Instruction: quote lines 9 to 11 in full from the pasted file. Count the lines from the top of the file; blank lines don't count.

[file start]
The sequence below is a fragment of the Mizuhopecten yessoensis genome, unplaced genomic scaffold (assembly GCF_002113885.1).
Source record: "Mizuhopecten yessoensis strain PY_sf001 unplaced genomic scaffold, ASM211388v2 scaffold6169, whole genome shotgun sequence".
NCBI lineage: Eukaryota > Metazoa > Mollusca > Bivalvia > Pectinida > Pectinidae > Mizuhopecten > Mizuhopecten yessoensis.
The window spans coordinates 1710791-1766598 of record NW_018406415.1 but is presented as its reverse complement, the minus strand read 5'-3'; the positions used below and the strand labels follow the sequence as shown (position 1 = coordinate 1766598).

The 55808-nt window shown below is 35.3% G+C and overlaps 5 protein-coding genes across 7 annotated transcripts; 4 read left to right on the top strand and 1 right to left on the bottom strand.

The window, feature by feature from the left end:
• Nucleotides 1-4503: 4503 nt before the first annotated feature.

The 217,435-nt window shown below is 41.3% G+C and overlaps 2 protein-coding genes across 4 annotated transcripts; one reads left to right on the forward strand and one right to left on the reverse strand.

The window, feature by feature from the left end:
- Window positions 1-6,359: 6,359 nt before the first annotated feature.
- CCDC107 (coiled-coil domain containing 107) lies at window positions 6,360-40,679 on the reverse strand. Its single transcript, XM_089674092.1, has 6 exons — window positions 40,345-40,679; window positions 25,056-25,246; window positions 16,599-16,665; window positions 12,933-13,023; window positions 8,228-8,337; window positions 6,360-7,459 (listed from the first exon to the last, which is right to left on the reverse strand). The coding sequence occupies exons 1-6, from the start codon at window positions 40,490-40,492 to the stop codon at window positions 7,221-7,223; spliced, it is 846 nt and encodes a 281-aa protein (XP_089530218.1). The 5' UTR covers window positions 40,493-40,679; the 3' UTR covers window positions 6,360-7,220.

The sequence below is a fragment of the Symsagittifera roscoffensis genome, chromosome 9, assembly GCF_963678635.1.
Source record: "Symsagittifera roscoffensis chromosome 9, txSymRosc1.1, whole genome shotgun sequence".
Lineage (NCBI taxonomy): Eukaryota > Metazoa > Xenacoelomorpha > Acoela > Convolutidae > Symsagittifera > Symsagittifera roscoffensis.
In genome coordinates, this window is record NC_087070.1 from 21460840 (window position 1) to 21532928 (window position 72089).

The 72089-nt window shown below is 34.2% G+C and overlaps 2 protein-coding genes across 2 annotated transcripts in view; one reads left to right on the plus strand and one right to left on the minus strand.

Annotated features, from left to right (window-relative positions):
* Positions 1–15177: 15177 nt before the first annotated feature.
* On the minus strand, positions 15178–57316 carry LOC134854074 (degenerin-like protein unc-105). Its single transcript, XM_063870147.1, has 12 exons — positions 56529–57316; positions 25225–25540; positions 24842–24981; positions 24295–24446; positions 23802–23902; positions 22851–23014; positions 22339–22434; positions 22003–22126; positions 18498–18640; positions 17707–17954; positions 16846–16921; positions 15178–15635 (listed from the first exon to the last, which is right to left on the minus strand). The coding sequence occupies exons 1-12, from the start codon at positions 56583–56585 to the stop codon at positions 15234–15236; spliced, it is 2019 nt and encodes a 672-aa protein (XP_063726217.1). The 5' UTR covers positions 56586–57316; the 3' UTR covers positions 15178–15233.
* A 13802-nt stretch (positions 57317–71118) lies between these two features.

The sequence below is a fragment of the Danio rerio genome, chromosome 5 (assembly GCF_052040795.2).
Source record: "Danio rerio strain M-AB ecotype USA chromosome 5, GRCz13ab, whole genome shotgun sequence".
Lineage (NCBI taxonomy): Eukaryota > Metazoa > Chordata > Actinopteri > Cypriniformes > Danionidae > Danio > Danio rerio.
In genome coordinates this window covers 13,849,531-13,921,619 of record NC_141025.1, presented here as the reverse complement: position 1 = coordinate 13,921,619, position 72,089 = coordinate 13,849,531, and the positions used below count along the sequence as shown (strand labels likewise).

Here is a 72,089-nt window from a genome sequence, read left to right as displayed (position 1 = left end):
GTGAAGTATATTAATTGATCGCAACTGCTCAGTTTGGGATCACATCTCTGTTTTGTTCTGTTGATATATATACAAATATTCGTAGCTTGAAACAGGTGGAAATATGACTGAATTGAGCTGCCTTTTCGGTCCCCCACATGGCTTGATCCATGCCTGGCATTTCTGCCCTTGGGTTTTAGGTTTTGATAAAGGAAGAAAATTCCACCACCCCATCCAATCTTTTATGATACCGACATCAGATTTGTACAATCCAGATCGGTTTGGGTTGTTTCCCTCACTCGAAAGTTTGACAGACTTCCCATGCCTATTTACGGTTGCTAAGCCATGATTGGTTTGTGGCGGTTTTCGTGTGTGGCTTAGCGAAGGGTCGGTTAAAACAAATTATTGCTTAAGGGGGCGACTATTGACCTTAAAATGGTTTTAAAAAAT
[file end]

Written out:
The window, feature by feature from the left end:
- Window positions 1-6,359: 6,359 nt before the first annotated feature.
- CCDC107 (coiled-coil domain containing 107) lies at window positions 6,360-40,679 on the reverse strand. Its single transcript, XM_089674092.1, has 6 exons — window positions 40,345-40,679; window positions 25,056-25,246; window positions 16,599-16,665; window positions 12,933-13,023; window positions 8,228-8,337; window positions 6,360-7,459 (listed from the first exon to the last, which is right to left on the reverse strand). The coding sequence occupies exons 1-6, from the start codon at window positions 40,490-40,492 to the stop codon at window positions 7,221-7,223; spliced, it is 846 nt and encodes a 281-aa protein (XP_089530218.1). The 5' UTR covers window positions 40,493-40,679; the 3' UTR covers window positions 6,360-7,220.